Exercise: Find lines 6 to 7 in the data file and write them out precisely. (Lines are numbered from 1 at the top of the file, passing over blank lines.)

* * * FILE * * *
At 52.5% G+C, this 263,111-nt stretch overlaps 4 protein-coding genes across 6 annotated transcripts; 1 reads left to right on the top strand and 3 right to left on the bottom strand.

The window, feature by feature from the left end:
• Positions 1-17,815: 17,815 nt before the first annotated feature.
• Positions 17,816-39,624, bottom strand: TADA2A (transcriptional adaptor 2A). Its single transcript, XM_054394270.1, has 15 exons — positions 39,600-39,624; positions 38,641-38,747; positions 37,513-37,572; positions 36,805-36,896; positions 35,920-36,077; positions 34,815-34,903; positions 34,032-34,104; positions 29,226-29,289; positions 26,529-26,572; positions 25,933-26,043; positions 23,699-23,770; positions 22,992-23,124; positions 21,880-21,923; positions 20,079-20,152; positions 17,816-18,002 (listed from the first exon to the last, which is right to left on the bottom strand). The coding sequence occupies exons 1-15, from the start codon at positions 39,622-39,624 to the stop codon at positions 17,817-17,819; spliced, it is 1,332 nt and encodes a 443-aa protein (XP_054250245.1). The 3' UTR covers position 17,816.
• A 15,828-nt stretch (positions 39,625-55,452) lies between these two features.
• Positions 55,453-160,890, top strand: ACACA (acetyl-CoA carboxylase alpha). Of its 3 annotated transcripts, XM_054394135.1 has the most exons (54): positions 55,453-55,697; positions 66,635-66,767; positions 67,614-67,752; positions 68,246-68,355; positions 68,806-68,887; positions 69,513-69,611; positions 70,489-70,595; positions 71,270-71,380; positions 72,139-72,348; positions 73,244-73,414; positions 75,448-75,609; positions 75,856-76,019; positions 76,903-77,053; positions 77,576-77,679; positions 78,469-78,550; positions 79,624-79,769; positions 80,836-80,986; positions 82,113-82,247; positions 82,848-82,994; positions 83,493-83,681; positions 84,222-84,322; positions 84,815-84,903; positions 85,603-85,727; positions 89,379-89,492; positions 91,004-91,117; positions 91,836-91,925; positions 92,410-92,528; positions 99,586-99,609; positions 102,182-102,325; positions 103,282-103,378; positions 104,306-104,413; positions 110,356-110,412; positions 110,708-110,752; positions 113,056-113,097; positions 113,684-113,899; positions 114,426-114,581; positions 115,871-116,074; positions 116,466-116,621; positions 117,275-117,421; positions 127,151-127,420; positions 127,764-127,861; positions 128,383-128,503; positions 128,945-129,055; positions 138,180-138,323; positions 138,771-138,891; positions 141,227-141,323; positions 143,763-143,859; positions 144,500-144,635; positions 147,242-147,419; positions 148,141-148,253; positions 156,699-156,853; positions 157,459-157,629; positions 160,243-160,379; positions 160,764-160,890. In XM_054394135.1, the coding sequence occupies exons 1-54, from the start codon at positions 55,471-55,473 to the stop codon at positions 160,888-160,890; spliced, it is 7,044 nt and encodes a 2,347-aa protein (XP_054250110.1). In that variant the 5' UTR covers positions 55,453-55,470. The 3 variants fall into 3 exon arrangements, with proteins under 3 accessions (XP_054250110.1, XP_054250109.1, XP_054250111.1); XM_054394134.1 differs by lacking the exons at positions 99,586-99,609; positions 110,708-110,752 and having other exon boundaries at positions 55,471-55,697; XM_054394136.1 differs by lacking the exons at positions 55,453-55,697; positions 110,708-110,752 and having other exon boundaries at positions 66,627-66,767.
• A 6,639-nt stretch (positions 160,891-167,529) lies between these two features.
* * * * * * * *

• Positions 55,453-160,890, top strand: ACACA (acetyl-CoA carboxylase alpha). Of its 3 annotated transcripts, XM_054394135.1 has the most exons (54): positions 55,453-55,697; positions 66,635-66,767; positions 67,614-67,752; positions 68,246-68,355; positions 68,806-68,887; positions 69,513-69,611; positions 70,489-70,595; positions 71,270-71,380; positions 72,139-72,348; positions 73,244-73,414; positions 75,448-75,609; positions 75,856-76,019; positions 76,903-77,053; positions 77,576-77,679; positions 78,469-78,550; positions 79,624-79,769; positions 80,836-80,986; positions 82,113-82,247; positions 82,848-82,994; positions 83,493-83,681; positions 84,222-84,322; positions 84,815-84,903; positions 85,603-85,727; positions 89,379-89,492; positions 91,004-91,117; positions 91,836-91,925; positions 92,410-92,528; positions 99,586-99,609; positions 102,182-102,325; positions 103,282-103,378; positions 104,306-104,413; positions 110,356-110,412; positions 110,708-110,752; positions 113,056-113,097; positions 113,684-113,899; positions 114,426-114,581; positions 115,871-116,074; positions 116,466-116,621; positions 117,275-117,421; positions 127,151-127,420; positions 127,764-127,861; positions 128,383-128,503; positions 128,945-129,055; positions 138,180-138,323; positions 138,771-138,891; positions 141,227-141,323; positions 143,763-143,859; positions 144,500-144,635; positions 147,242-147,419; positions 148,141-148,253; positions 156,699-156,853; positions 157,459-157,629; positions 160,243-160,379; positions 160,764-160,890. In XM_054394135.1, the coding sequence occupies exons 1-54, from the start codon at positions 55,471-55,473 to the stop codon at positions 160,888-160,890; spliced, it is 7,044 nt and encodes a 2,347-aa protein (XP_054250110.1). In that variant the 5' UTR covers positions 55,453-55,470. The 3 variants fall into 3 exon arrangements, with proteins under 3 accessions (XP_054250110.1, XP_054250109.1, XP_054250111.1); XM_054394134.1 differs by lacking the exons at positions 99,586-99,609; positions 110,708-110,752 and having other exon boundaries at positions 55,471-55,697; XM_054394136.1 differs by lacking the exons at positions 55,453-55,697; positions 110,708-110,752 and having other exon boundaries at positions 66,627-66,767.
• A 6,639-nt stretch (positions 160,891-167,529) lies between these two features.